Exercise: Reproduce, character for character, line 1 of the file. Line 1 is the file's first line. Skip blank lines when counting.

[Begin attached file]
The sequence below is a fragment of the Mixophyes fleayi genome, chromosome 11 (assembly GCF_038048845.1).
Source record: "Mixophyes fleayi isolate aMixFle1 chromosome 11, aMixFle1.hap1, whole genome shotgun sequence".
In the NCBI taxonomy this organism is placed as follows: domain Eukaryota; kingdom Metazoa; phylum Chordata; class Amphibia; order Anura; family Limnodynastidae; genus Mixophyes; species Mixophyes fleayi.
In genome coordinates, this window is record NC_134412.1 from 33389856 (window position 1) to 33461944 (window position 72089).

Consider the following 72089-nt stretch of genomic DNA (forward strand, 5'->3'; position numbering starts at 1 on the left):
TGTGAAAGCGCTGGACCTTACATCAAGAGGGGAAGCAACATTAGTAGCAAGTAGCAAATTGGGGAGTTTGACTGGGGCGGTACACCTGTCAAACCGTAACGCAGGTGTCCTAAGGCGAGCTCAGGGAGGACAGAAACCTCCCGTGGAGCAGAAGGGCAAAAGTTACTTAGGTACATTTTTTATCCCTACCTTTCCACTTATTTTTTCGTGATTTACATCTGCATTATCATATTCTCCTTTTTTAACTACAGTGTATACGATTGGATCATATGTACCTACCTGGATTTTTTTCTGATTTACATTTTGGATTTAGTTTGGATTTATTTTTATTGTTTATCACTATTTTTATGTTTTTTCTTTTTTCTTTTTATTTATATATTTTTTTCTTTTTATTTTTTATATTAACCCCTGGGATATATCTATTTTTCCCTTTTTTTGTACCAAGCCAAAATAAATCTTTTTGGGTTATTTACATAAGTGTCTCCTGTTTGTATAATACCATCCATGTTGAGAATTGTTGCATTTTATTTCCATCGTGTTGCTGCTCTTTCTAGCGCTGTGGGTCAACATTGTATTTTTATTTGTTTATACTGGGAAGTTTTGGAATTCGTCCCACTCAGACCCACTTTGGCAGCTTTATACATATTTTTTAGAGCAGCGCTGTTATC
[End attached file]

The sequence below is a fragment of the Mixophyes fleayi genome, chromosome 11 (assembly GCF_038048845.1).